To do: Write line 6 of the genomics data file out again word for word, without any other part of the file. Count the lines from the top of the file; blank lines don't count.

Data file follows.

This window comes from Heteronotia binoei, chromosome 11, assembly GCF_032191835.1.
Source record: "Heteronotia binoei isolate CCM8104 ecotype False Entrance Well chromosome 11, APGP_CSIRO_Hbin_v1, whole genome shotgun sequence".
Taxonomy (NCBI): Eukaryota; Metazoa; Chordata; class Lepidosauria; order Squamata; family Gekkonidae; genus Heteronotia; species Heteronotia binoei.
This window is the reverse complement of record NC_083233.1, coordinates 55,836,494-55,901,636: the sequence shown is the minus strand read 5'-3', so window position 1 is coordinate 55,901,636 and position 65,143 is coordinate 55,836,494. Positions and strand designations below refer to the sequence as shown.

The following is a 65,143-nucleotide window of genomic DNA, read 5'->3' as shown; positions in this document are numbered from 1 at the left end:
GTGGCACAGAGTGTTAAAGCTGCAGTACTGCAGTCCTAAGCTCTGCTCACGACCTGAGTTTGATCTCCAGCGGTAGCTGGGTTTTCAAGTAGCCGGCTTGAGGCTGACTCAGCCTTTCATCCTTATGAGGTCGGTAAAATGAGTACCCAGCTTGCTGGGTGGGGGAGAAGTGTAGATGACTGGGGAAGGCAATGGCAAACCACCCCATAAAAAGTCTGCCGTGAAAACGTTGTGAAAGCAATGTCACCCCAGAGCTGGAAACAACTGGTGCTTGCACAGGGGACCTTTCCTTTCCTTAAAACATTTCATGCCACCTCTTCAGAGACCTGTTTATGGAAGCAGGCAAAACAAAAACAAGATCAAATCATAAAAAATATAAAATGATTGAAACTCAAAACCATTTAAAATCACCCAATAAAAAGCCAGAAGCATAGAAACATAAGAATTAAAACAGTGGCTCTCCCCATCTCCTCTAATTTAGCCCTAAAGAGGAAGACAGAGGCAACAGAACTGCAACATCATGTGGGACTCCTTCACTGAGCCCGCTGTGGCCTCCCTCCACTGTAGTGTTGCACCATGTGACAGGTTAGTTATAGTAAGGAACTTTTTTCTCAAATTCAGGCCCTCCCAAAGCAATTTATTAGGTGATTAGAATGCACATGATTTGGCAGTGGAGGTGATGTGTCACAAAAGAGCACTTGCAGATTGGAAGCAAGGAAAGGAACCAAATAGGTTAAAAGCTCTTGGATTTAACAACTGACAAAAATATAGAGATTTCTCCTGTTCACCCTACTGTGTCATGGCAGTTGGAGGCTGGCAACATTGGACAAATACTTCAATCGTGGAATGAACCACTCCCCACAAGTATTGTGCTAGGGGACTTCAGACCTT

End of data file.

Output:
GTGGCACAGAGTGTTAAAGCTGCAGTACTGCAGTCCTAAGCTCTGCTCACGACCTGAGTTTGATCTCCAGCGGTAGCTGGGTTTTCAAGTAGCCGGCTTGAGGCTGACTCAGCCTTTCATCCTTATGAGGTCGGTAAAATGAGTACCCAGCTTGCTGGGTGGGGGAGAAGTGTAGATGACTGGGGAAGGCAATGGCAAACCACCCCATAAAAAGTCTGCCGTGAAAACGTTGTGAAAGCAATGTCACCCCAGAGCTGGAAACAACTGGTGCTTGCACAGGGGACCTTTCCTTTCCTTAAAACATTTCATGCCACCTCTTCAGAGACCTGTTTATGGAAGCAGGCAAAACAAAAACAAGATCAAATCATAAAAAATATAAAATGATTGAAACTCAAAACCATTTAAAATCACCCAATAAAAAGCCAGAAGCATAGAAACATAAGAATTAAAACAGTGGCTCTCCCCATCTCCTCTAATTTAGCCCTAAAGAGGAAGACAGAGGCAACAGAACTGCAACATCATGTGGGACTCCTTCACTGAGCCCGCTGTGGCCTCCCTCCACTGTAGTGTTGCACCATGTGACAGGTTAGTTATAGTAAGGAACTTTTTTCTCAAATTCAGGCCCTCCCAAAGCAATTTATTAGGTGATTAGAATGCACATGATTTGGCAGTGGAGGTGATGTGTCACAAAAGAGCACTTGCAGATTGGAAGCAAGGAAAGGAACCAAATAGGTTAAAAGCTCTTGGATTTAACAACTGACAAAAATATAGAGATTTCTCCTGTTCACCCTACTGTGTCATGGCAGTTGGAGGCTGGCAACATTGGACAAATACTTCAATCGTGGAATGAACCACTCCCCACAAGTATTGTGCTAGGGGACTTCAGACCTT